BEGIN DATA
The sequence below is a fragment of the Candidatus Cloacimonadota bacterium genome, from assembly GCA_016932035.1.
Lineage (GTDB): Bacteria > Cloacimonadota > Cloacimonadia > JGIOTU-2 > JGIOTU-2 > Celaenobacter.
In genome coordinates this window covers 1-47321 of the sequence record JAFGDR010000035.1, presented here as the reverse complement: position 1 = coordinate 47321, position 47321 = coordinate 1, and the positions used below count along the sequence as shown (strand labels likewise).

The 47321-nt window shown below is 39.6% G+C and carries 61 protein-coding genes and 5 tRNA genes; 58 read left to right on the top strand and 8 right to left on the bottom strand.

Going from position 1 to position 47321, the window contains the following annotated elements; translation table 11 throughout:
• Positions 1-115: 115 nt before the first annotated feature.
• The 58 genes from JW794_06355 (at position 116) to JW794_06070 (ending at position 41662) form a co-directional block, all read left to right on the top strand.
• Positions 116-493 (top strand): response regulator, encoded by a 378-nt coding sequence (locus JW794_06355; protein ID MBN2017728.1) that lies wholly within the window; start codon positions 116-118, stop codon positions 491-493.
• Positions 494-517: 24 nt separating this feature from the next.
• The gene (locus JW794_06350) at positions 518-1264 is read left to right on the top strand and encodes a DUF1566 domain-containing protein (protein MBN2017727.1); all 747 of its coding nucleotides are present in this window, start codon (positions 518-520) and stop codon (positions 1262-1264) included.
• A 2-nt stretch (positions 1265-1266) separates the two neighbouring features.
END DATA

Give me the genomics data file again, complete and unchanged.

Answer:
The sequence below is a fragment of the Candidatus Cloacimonadota bacterium genome, from assembly GCA_016932035.1.
Lineage (GTDB): Bacteria > Cloacimonadota > Cloacimonadia > JGIOTU-2 > JGIOTU-2 > Celaenobacter.
In genome coordinates this window covers 1-47321 of the sequence record JAFGDR010000035.1, presented here as the reverse complement: position 1 = coordinate 47321, position 47321 = coordinate 1, and the positions used below count along the sequence as shown (strand labels likewise).

The 47321-nt window shown below is 39.6% G+C and carries 61 protein-coding genes and 5 tRNA genes; 58 read left to right on the top strand and 8 right to left on the bottom strand.

Going from position 1 to position 47321, the window contains the following annotated elements; translation table 11 throughout:
• Positions 1-115: 115 nt before the first annotated feature.
• The 58 genes from JW794_06355 (at position 116) to JW794_06070 (ending at position 41662) form a co-directional block, all read left to right on the top strand.
• Positions 116-493 (top strand): response regulator, encoded by a 378-nt coding sequence (locus JW794_06355; protein ID MBN2017728.1) that lies wholly within the window; start codon positions 116-118, stop codon positions 491-493.
• Positions 494-517: 24 nt separating this feature from the next.
• The gene (locus JW794_06350) at positions 518-1264 is read left to right on the top strand and encodes a DUF1566 domain-containing protein (protein MBN2017727.1); all 747 of its coding nucleotides are present in this window, start codon (positions 518-520) and stop codon (positions 1262-1264) included.
• A 2-nt stretch (positions 1265-1266) separates the two neighbouring features.